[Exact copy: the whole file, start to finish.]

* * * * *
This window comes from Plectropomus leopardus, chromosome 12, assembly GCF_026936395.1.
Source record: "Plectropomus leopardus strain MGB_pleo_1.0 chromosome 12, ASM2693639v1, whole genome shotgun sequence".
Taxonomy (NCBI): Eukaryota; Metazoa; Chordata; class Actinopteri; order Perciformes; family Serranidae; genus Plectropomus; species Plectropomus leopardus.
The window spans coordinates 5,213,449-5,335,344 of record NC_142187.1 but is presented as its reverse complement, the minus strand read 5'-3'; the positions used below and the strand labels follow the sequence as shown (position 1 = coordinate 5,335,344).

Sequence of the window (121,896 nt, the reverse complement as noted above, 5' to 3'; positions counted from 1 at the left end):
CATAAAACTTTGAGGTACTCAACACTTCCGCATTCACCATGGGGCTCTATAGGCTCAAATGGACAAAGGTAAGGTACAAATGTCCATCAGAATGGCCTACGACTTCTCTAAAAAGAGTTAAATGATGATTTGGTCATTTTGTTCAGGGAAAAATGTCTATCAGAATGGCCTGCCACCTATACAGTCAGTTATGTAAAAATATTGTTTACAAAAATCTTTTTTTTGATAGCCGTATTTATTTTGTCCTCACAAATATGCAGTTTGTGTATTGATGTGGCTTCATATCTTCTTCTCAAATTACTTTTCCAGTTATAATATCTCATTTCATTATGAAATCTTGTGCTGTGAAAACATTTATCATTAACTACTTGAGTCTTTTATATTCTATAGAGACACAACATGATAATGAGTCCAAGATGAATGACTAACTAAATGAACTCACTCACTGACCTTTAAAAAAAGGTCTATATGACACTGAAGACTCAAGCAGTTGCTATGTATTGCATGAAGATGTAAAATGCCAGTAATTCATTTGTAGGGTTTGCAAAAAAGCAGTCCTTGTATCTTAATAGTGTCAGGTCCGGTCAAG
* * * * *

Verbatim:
This window comes from Plectropomus leopardus, chromosome 12, assembly GCF_026936395.1.
Source record: "Plectropomus leopardus strain MGB_pleo_1.0 chromosome 12, ASM2693639v1, whole genome shotgun sequence".
Taxonomy (NCBI): Eukaryota; Metazoa; Chordata; class Actinopteri; order Perciformes; family Serranidae; genus Plectropomus; species Plectropomus leopardus.
The window spans coordinates 5,213,449-5,335,344 of record NC_142187.1 but is presented as its reverse complement, the minus strand read 5'-3'; the positions used below and the strand labels follow the sequence as shown (position 1 = coordinate 5,335,344).

Sequence of the window (121,896 nt, the reverse complement as noted above, 5' to 3'; positions counted from 1 at the left end):
CATAAAACTTTGAGGTACTCAACACTTCCGCATTCACCATGGGGCTCTATAGGCTCAAATGGACAAAGGTAAGGTACAAATGTCCATCAGAATGGCCTACGACTTCTCTAAAAAGAGTTAAATGATGATTTGGTCATTTTGTTCAGGGAAAAATGTCTATCAGAATGGCCTGCCACCTATACAGTCAGTTATGTAAAAATATTGTTTACAAAAATCTTTTTTTTGATAGCCGTATTTATTTTGTCCTCACAAATATGCAGTTTGTGTATTGATGTGGCTTCATATCTTCTTCTCAAATTACTTTTCCAGTTATAATATCTCATTTCATTATGAAATCTTGTGCTGTGAAAACATTTATCATTAACTACTTGAGTCTTTTATATTCTATAGAGACACAACATGATAATGAGTCCAAGATGAATGACTAACTAAATGAACTCACTCACTGACCTTTAAAAAAAGGTCTATATGACACTGAAGACTCAAGCAGTTGCTATGTATTGCATGAAGATGTAAAATGCCAGTAATTCATTTGTAGGGTTTGCAAAAAAGCAGTCCTTGTATCTTAATAGTGTCAGGTCCGGTCAAG